Section 11(3) CAA 1968 provides:

“On an appeal against sentence the Court of Appeal, if they consider that the appellant should be sentenced differently for an offence for which he was dealt with by the court below may—

(a)  quash any sentence or order which is the subject of the appeal; and

(b)  in place of it pass such sentence or make such order as they think appropriate for the case and as the court below had power to pass or make when dealing with him for the offence;

but the Court shall so exercise their powers under this subsection that, taking the case as a whole, the appellant is not more severely dealt with on appeal than he was dealt with by the court below.” [14]

In determining whether a sentence contravenes s.11(3) the court relied on the approach taken in R v KPR [2018] EWCA Crim 2537, where the conclusion that the sentence on appeal was less severe than the original sentence involved the court placing substantial emphasis not on the entitlement to release but on the eligibility for release. [17]

The court viewed the necessary approach in these circumstances to be two-fold:

  1. First the court needs to determine the appropriate sentence without regard to the provisions for early release and licence in accordance with the general principle that a sentencing court will not consider the actual period the offender is likely to spend in custody.
  • Secondly, the court need to compare the effect of the proposed new sentence with the sentence originally imposed to ensure that it does not contravene the requirements of section 11(3). [29].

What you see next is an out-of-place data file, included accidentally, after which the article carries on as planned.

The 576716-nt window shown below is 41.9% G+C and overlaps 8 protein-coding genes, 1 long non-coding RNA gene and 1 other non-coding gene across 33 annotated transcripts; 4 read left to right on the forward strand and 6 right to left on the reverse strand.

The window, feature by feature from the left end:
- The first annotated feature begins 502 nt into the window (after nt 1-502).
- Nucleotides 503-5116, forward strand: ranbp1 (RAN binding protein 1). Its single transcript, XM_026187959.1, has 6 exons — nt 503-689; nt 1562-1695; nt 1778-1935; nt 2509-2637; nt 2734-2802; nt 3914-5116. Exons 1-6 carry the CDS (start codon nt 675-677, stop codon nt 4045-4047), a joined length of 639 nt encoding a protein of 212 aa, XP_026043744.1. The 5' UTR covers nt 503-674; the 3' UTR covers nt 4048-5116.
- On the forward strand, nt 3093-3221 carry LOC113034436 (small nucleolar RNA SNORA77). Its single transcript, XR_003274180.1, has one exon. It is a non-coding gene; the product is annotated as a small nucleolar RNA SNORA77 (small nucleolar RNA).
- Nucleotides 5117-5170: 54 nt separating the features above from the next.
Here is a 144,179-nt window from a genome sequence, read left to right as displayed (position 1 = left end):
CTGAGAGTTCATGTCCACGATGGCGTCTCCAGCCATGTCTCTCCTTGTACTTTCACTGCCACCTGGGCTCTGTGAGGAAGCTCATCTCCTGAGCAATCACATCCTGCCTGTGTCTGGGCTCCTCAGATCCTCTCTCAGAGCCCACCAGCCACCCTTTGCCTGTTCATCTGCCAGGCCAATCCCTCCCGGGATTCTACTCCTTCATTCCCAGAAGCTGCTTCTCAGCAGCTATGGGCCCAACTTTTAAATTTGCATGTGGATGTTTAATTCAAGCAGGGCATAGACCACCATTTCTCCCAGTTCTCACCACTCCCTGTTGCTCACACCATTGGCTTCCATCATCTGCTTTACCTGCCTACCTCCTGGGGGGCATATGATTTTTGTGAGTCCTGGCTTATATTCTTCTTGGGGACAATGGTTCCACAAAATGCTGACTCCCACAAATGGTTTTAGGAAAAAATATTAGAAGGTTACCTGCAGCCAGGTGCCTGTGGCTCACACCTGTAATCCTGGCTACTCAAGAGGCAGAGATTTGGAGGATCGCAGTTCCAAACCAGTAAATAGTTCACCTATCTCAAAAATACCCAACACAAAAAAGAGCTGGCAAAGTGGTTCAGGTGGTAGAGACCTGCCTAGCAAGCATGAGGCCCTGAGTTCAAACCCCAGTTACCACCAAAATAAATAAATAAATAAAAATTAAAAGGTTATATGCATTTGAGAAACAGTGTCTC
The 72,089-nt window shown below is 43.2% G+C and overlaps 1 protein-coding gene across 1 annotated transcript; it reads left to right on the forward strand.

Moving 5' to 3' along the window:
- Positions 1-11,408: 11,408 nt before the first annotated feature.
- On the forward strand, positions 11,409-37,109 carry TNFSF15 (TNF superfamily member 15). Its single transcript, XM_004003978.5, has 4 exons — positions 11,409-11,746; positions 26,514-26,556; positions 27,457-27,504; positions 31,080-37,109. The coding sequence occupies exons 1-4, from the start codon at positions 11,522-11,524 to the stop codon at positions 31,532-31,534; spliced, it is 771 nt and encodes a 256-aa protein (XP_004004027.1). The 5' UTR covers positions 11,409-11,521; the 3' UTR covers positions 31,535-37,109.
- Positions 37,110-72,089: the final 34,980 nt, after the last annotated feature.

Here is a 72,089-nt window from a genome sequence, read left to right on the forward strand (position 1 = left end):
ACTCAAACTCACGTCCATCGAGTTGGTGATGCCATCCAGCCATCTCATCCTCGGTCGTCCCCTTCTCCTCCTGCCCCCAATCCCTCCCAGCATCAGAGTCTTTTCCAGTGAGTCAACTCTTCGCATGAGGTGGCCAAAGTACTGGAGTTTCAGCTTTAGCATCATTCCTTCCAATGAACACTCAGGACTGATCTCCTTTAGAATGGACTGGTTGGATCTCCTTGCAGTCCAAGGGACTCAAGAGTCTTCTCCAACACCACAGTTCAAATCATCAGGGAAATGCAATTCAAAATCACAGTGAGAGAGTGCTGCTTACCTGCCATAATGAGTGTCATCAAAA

The sentences on counts 2 and 4 were quashed and it was held that the sentence ought to have been a special custodial sentence for offenders of particular concern, pursuant to section 236A, comprising a reduced term of 8 years’ imprisonment and an extended licence of one year. The sentence was substituted accordingly. The effect was that the appellant was subjected to a custodial term that is two years’ shorter than that originally imposed and will be eligible for release (provided that the Parole Board consider that it is safe to do so) after four years, but can be detained (if still not considered safe) for a further four years.

Following the original sentence imposed at the first sentencing hearing, the appellant was entitled to automatic release after 5 years. The substituted sentence was considered by the court to be no ‘more severe’ than the sentence originally imposed, despite the possibility the appellant may remain in custody for a further three years. The court decided that this approach complied with the mandatory statutory provisions, meets the overall justice of the case and was consistent with the approach adopted in R v S (Julian) [2016] EWCA Crim 1607 and KPR.

The judgment is available here.